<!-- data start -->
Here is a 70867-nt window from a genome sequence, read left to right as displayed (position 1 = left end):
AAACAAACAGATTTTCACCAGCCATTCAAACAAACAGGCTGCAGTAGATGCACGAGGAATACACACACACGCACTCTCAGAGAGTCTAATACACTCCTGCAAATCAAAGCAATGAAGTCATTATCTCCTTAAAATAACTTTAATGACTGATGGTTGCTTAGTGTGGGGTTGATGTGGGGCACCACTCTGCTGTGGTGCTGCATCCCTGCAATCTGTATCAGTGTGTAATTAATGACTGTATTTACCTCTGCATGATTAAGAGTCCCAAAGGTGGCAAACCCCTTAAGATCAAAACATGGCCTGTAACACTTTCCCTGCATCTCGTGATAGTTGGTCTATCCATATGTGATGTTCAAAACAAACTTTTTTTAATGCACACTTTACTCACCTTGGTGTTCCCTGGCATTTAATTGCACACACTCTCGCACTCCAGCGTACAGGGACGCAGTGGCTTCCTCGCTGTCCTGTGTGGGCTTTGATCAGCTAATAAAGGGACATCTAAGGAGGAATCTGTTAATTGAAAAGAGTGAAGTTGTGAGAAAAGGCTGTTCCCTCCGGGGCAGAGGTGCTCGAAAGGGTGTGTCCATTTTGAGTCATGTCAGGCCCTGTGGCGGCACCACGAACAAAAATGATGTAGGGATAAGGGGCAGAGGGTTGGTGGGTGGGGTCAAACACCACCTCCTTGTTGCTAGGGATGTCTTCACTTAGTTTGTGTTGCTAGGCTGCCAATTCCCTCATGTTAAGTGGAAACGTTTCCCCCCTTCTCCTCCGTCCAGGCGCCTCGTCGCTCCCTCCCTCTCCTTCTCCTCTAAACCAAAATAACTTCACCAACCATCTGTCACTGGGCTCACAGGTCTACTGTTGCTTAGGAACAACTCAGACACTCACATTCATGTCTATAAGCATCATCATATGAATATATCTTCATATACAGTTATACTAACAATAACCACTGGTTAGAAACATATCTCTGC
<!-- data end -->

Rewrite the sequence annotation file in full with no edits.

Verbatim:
Here is a 70867-nt window from a genome sequence, read left to right as displayed (position 1 = left end):
AAACAAACAGATTTTCACCAGCCATTCAAACAAACAGGCTGCAGTAGATGCACGAGGAATACACACACACGCACTCTCAGAGAGTCTAATACACTCCTGCAAATCAAAGCAATGAAGTCATTATCTCCTTAAAATAACTTTAATGACTGATGGTTGCTTAGTGTGGGGTTGATGTGGGGCACCACTCTGCTGTGGTGCTGCATCCCTGCAATCTGTATCAGTGTGTAATTAATGACTGTATTTACCTCTGCATGATTAAGAGTCCCAAAGGTGGCAAACCCCTTAAGATCAAAACATGGCCTGTAACACTTTCCCTGCATCTCGTGATAGTTGGTCTATCCATATGTGATGTTCAAAACAAACTTTTTTTAATGCACACTTTACTCACCTTGGTGTTCCCTGGCATTTAATTGCACACACTCTCGCACTCCAGCGTACAGGGACGCAGTGGCTTCCTCGCTGTCCTGTGTGGGCTTTGATCAGCTAATAAAGGGACATCTAAGGAGGAATCTGTTAATTGAAAAGAGTGAAGTTGTGAGAAAAGGCTGTTCCCTCCGGGGCAGAGGTGCTCGAAAGGGTGTGTCCATTTTGAGTCATGTCAGGCCCTGTGGCGGCACCACGAACAAAAATGATGTAGGGATAAGGGGCAGAGGGTTGGTGGGTGGGGTCAAACACCACCTCCTTGTTGCTAGGGATGTCTTCACTTAGTTTGTGTTGCTAGGCTGCCAATTCCCTCATGTTAAGTGGAAACGTTTCCCCCCTTCTCCTCCGTCCAGGCGCCTCGTCGCTCCCTCCCTCTCCTTCTCCTCTAAACCAAAATAACTTCACCAACCATCTGTCACTGGGCTCACAGGTCTACTGTTGCTTAGGAACAACTCAGACACTCACATTCATGTCTATAAGCATCATCATATGAATATATCTTCATATACAGTTATACTAACAATAACCACTGGTTAGAAACATATCTCTGC